WINNER OF THE MAN BOOKER PRIZE 2008Balram Halwai is the White Tiger - the smartest boy in his village.
His family is too poor for him to afford for him to finish school and he has to work in a teashop, breaking coals and wiping tables.
But Balram gets his break when a rich man hires him as a chauffeur, and takes him to live in Delhi.
The city is a revelation. As he drives his master to shopping malls and call centres, Balram becomes increasingly aware of immense wealth and opportunity all around him, while knowing that he will never be able to gain access to that world.
As Balram broods over his situation, he realizes that there is only one way he can become part of this glamorous new India - by murdering his master.
The White Tiger presents a raw and unromanticised India, both thrilling and shocking - from the desperate, almost lawless villages along the Ganges, to the booming Wild South of Bangalore and its technology and outsourcing centres.
The first-person confession of a murderer, The White Tiger is as compelling for its subject matter as for the voice of its narrator - amoral, cynical, unrepentant, yet deeply endearing.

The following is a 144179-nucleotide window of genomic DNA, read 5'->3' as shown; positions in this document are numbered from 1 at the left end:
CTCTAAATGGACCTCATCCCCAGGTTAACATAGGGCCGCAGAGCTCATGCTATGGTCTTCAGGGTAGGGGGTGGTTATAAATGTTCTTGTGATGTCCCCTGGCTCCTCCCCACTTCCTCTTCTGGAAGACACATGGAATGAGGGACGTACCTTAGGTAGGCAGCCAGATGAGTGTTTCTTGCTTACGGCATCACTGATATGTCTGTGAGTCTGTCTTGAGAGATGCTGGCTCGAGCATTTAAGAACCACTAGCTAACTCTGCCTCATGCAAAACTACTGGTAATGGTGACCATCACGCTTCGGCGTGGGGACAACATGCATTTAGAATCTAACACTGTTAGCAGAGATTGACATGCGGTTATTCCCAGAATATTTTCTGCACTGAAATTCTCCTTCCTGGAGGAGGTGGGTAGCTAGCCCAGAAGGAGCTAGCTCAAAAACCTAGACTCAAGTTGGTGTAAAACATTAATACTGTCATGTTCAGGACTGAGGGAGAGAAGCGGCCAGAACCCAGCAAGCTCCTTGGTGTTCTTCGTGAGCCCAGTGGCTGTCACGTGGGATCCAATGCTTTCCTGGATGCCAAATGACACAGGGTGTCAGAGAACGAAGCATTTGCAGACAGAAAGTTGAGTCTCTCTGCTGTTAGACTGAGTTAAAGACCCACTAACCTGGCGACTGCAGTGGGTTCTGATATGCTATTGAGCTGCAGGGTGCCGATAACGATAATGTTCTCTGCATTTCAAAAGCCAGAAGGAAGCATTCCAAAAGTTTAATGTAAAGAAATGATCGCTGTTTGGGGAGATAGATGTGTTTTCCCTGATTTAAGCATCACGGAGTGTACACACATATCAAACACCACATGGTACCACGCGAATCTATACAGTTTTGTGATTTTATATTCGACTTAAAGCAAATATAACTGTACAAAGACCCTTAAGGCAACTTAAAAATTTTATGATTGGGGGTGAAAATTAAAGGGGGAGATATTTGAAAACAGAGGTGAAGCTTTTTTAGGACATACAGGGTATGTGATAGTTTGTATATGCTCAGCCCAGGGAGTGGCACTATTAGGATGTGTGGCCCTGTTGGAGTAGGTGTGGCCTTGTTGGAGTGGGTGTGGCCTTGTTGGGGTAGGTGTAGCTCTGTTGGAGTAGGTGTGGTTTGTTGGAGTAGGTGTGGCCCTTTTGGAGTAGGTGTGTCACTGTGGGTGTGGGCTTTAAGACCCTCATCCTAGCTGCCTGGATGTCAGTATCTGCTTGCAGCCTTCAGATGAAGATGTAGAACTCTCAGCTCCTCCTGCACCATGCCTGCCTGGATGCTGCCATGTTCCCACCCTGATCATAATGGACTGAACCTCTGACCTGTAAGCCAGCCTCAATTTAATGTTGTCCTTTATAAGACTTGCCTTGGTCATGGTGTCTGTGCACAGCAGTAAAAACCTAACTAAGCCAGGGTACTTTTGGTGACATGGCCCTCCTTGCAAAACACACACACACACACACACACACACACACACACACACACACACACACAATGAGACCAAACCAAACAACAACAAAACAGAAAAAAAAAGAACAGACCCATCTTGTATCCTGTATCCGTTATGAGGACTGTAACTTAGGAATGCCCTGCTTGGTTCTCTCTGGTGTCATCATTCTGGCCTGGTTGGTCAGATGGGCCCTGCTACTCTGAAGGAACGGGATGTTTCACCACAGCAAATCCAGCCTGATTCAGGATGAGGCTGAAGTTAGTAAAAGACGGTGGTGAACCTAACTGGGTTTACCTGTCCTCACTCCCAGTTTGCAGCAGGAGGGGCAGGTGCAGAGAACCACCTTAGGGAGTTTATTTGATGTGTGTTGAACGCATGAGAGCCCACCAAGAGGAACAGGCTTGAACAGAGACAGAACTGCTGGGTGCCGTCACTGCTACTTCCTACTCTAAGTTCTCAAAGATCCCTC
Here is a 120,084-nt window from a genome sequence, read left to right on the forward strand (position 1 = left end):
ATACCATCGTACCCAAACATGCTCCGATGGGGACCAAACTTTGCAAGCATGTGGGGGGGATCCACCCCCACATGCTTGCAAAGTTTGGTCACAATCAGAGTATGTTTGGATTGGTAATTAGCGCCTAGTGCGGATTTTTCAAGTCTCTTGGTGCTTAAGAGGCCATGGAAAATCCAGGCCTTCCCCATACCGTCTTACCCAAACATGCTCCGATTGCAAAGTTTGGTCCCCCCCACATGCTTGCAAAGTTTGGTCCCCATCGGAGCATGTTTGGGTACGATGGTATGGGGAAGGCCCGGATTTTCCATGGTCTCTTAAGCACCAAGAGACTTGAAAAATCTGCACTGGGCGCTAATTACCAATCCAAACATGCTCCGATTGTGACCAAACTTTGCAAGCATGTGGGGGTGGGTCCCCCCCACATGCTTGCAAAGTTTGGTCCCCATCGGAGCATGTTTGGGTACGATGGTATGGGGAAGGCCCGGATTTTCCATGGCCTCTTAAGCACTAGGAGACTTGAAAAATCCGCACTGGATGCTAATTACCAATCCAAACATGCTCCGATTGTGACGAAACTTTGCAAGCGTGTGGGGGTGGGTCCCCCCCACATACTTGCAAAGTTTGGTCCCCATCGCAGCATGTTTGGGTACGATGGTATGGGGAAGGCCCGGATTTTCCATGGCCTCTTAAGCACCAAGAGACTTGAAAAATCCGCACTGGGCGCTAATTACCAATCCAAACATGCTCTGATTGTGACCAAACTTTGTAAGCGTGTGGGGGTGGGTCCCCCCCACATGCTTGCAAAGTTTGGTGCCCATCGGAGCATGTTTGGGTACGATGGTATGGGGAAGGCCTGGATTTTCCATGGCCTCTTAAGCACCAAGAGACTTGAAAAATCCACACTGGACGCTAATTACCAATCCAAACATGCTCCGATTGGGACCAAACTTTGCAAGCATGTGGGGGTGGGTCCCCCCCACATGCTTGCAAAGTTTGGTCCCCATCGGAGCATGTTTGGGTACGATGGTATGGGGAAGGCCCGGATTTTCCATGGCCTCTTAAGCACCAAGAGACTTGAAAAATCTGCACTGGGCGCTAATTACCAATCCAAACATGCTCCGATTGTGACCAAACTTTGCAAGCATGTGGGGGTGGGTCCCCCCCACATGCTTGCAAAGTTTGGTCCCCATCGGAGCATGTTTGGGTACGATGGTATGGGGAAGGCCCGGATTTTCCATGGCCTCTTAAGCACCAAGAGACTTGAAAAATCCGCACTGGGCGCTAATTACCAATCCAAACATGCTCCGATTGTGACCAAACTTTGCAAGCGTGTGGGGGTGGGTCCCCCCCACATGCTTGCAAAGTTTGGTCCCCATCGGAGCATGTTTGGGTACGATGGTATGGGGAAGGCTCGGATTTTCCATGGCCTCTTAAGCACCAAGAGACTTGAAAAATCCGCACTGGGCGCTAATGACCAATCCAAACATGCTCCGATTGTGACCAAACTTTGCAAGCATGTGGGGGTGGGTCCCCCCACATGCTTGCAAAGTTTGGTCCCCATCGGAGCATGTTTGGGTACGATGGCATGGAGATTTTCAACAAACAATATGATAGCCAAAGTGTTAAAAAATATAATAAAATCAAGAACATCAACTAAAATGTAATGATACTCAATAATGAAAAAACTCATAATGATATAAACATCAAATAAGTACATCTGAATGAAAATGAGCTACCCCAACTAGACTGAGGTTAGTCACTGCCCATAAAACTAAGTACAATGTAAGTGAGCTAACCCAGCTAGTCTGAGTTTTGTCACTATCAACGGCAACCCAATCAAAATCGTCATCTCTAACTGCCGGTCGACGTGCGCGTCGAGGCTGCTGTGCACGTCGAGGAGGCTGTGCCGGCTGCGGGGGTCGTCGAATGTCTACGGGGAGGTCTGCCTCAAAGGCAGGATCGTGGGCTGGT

- Format: Paperback
- Pages: 336 pages
- Publisher: Atlantic Books
- Publication Date: 01/03/2012
- Category: Modern & contemporary fiction (post c 1945)
- ISBN: 9781848878082
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Review by VivienneR
The Chinese Premier is planning a visit to India to investigate how entrepreneurship works there. In a series of letters, Balram Halwai, a poor man from "The Darkness" describes the system. Perpetual servitude is the rule in India, where millions of impoverished people of "The Darkness" are trapped. The analogy of the white tiger at the zoo demonstrates that imprisonment. Balram takes matters into his own hands eventually creating his own "startup". Is socialism on the way? Has entrepreneurship succeeded? Or has Balram just joined the bosses. This excellent novel, winner of the Booker prize in 2008, is by turns ribald, funny and yet ultimately disheartening. The reader cheers for the amenable Balram but there is no way out.